1. Download and read "The Top 10 Things You Must Know Before Choosing Your Dentist" to find out the most important features your dentist should exemplify and offer.
  2. Click here to schedule your no-obligation, complimentary AlSaleh Dental Health Consultation, where you will find out about what dental procedures you may need or what dental health habits you may need to form in order to prevent necessary procedures in the future.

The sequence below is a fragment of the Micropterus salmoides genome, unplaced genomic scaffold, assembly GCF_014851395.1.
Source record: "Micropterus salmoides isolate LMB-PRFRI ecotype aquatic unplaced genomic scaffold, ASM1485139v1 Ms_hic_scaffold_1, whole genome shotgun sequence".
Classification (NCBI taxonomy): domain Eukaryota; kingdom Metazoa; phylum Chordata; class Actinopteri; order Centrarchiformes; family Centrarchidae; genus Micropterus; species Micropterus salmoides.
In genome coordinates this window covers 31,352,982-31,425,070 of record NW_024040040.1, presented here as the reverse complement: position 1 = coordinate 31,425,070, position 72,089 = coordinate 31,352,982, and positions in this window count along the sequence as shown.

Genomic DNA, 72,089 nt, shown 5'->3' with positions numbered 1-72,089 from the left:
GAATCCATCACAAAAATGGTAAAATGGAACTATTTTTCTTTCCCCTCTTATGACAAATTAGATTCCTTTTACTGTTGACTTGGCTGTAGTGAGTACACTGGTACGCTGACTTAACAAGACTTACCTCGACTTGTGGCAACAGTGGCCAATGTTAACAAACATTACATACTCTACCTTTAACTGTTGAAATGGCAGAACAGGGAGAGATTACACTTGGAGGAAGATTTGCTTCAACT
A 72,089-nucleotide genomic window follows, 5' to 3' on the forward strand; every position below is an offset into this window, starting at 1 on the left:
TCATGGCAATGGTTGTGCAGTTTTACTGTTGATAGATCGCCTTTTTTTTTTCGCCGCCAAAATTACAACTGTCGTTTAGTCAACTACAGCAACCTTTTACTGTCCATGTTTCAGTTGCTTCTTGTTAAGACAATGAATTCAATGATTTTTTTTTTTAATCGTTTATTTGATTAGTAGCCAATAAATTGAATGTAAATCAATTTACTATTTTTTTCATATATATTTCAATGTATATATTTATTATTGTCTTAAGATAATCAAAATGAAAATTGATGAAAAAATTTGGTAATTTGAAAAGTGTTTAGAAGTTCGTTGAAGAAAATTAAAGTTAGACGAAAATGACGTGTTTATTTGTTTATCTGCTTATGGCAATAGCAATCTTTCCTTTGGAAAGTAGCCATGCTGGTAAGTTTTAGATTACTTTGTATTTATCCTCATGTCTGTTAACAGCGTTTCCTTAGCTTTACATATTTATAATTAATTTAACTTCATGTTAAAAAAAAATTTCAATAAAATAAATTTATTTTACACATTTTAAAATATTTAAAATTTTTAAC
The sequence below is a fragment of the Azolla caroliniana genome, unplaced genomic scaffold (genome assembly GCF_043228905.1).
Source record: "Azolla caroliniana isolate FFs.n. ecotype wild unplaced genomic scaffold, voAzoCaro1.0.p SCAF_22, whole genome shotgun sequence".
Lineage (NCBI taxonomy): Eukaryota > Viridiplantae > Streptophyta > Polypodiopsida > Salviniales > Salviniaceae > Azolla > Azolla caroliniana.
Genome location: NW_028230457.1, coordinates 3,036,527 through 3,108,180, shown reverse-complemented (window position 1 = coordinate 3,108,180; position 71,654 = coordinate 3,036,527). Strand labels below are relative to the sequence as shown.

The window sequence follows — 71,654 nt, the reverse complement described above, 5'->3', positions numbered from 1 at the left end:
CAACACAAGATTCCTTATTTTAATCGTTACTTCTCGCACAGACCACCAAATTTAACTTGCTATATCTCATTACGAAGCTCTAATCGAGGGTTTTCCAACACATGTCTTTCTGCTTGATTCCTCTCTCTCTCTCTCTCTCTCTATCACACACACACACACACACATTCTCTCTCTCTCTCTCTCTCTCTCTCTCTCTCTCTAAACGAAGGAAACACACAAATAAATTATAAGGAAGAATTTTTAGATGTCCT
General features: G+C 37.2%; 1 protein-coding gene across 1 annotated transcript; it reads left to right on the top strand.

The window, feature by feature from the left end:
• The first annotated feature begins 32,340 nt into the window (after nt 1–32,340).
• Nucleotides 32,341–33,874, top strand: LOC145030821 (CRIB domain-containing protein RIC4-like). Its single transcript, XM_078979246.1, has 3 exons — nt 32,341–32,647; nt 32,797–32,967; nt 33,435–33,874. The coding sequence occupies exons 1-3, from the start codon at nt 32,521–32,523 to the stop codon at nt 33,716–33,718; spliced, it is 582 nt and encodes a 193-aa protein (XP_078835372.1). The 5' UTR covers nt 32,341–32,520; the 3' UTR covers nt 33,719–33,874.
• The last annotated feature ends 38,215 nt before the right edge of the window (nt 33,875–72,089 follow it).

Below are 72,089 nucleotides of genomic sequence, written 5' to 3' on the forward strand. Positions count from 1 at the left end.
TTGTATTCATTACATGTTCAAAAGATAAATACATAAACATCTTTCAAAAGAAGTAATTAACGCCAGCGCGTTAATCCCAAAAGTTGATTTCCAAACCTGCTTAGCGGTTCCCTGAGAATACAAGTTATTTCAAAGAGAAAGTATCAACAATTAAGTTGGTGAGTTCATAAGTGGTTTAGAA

3. Call 304.267.8702 if you have any questions. One of our friendly team members will be glad to assist you!
Top 10 Things To Know Before Choosing Your Dentist Near Martinsburg Nollville WV
The Top 10 Things You Should Know Before Choosing Your Dental Care Provider
You should do your research before choosing your West Virginia Eastern Panhandle dentist. Ultimately, you should feel comfortable with both the treatment and the dentist. This report will guide you in some key aspects that you should look for in choosing your dentist near Martinsburg, West Virginia (WV).